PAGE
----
For Tata Tea Jaago Re

Stop changing the subject – it's time to get to work

By HT Brand Studio | Mar 08, 2017

Sometimes, kids ask the simplest questions - or do they? On #WomensDay, here are some questions that we may not have an answer to.

Alarm Bajne Se Pehle, Jaago Re

This Women's Day, pause and consider those 'uncomfortable' questions your daughter throws at you. Unless we act now, these questions they ask today will become the reality they face as adults.

This Women's Day, pause and consider those 'uncomfortable' questions your daughter throws at you. Unless we act now, these questions they ask today will become the reality they face as adults.

"Ma, why didn't grandmom want you to work after marriage?"
"Why did those men slow down and look at you?"
"Why are there different rules for girls and boys?"

Adolescents and teenagers are experts at aiming volleys of questions at their parents on nearly every topic under the sun. However, most Indian parents are equally skilled at deflecting the more uncomfortable ones – either by changing the topic or with an impatient 'you won't understand'. Sadly, we cannot hide our children from the truth forever; sooner or later, they're going to hunt down the answers – from the internet, their friends, or other sources that may or may not be reliable.

SOURCE: Tata tea

More importantly, ignoring or avoiding the questions won't magically erase the grave social issues that underlie them. Most of these deep-rooted problems have existed for a while now. We may avoid talking about incidents of sexual assault in front of our children, but that will not make the problem disappear from society. Through its latest video, the Jaago Re campaign brings our attention to this very crucial aspect: We cannot ensure a better world for our children unless we start working towards change early on.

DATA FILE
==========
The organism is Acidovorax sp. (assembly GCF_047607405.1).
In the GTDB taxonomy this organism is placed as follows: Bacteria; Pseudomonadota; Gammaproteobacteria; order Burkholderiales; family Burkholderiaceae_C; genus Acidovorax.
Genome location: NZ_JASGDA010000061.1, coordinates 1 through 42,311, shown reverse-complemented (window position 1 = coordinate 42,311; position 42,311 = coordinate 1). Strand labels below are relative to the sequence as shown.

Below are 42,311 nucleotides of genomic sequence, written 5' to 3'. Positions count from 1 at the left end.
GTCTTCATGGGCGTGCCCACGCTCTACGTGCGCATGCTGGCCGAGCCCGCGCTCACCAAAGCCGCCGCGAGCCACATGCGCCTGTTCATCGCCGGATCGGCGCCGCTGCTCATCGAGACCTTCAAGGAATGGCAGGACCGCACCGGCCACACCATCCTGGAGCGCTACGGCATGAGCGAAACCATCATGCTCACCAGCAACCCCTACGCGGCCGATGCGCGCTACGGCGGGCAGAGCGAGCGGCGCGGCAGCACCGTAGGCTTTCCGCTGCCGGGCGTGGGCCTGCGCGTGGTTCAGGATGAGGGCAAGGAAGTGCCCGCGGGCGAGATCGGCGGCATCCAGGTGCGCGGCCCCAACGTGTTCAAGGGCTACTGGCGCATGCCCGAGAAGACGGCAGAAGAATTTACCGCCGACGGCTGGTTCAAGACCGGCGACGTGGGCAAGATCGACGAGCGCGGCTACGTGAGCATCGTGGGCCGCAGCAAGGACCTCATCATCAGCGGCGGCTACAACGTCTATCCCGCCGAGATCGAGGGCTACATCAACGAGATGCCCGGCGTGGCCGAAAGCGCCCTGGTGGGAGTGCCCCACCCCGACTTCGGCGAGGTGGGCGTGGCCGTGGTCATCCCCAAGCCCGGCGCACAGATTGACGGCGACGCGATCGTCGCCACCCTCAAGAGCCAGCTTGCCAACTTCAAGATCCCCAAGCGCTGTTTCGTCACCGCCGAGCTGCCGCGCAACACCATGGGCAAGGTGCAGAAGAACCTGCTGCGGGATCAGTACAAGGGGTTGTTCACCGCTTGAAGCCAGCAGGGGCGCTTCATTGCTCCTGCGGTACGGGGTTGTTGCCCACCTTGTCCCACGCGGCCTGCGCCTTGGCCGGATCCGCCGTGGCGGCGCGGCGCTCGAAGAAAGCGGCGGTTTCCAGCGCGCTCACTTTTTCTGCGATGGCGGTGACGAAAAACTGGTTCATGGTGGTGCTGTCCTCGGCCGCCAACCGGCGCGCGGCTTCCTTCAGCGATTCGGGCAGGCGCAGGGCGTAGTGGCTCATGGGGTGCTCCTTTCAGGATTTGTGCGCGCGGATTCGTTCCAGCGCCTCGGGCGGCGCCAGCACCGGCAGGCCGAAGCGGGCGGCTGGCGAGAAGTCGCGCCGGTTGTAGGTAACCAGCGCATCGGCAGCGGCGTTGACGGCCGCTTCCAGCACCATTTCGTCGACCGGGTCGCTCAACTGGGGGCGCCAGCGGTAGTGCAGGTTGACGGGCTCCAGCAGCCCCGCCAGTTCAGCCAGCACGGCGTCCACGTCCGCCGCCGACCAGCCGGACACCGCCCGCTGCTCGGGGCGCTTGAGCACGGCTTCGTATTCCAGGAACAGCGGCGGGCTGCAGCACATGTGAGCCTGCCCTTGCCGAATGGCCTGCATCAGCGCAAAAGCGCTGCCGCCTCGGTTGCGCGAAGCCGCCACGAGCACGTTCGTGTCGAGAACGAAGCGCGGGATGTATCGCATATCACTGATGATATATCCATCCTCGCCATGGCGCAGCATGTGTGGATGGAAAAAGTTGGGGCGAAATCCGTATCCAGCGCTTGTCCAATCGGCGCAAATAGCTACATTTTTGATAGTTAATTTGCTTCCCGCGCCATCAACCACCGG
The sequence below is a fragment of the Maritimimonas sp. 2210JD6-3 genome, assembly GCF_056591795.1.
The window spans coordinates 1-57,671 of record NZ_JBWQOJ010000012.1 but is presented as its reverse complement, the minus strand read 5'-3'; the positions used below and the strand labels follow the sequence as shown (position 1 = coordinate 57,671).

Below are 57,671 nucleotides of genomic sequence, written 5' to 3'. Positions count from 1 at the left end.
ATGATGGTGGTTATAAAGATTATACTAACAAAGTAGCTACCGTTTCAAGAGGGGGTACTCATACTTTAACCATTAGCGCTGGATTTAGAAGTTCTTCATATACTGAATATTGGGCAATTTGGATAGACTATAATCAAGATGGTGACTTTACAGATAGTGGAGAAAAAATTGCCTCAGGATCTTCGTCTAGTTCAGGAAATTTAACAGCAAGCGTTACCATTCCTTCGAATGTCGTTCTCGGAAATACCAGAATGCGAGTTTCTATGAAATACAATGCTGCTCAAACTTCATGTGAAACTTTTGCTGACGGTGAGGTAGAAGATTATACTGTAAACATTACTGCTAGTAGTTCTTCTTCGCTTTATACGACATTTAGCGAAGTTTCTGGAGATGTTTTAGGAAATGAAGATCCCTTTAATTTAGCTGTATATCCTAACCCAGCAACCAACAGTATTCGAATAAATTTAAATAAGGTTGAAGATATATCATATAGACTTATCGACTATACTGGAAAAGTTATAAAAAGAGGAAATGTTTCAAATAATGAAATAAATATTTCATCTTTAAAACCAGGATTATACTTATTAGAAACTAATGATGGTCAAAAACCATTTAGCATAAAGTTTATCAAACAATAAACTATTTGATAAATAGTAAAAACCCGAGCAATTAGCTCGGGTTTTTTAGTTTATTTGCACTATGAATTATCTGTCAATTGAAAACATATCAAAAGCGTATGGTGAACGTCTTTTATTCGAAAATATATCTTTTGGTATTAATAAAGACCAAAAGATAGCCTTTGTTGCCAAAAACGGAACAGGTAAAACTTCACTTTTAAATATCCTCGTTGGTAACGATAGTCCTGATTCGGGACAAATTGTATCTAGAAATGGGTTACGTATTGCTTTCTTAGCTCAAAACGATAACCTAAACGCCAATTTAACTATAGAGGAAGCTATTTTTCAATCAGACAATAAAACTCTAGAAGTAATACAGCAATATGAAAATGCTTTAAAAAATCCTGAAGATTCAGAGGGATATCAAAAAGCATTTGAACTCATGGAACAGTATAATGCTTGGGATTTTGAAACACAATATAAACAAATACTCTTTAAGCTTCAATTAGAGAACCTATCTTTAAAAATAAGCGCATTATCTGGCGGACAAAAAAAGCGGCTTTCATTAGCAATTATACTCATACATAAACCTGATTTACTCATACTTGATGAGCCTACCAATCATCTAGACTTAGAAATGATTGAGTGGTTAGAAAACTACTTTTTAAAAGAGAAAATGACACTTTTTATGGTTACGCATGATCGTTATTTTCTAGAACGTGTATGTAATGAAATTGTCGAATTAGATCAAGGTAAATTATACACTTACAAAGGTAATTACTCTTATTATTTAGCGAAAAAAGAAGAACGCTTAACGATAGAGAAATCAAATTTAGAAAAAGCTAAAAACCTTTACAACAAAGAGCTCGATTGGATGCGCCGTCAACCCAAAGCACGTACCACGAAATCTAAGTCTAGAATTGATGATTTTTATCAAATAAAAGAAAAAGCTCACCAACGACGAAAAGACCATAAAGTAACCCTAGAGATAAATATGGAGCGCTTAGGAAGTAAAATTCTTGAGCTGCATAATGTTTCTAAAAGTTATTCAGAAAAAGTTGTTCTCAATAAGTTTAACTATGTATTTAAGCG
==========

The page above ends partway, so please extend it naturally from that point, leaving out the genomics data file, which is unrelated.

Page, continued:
The next time a girl wonders why her household follows different rules for sons and daughters, pause and consider the implications of her question. Most of us have faced gender bias at home and at the workplace. Unless we work towards change today, our future generations will continue to encounter the same discrimination as adults. She, too, will feel paranoid when walking alone on the streets. When she finds herself being paid half as much as male colleagues for the same work done, she, too, will learn to accept it as a norm and move on.

By ignoring the questions our daughters ask us, aren't we endangering their safety, confidence, and happiness in the long run? Or would we, as the campaign suggests, rather wait for our daughters to find these answers by themselves?

SOURCE: Tata tea

Wake up before the next question

One of our biggest responsibilities as parents and guardians is to ensure that our children don't face the same difficulties we've grown up with. A key way to do this is by standing up against wrong wherever possible, and letting our sons and daughters see that change comes through action, not reaction.

From sexual harassment to everyday discrimination, women in India fight several battles on a daily basis. Instead of sending out yet another 'Happy Women's Day' forward this year, why not take the time to consider these long-standing issues and pre-act before they continue into the next generation.

Become a Pre-Activist today

The next time you're walking down the street with your daughter and spot an incident of harassment, report it immediately. If you encounter even the smallest episode of gender discrimination at home, stand up against it. Most importantly, don't treat your daughter differently from your son. Let there be no different rules for her – whether it comes to clothes, friends, education, and life choices.

Change, after all, begins at home.

The Jaago Re campaign urges people to be up and on the job way before crisis strikes—be it through early discussions around social issues or preventive measures through education and awareness building. Join the conversation today at

Tags Women's Day 2017Tata TeaJaago ReGirlsQuestions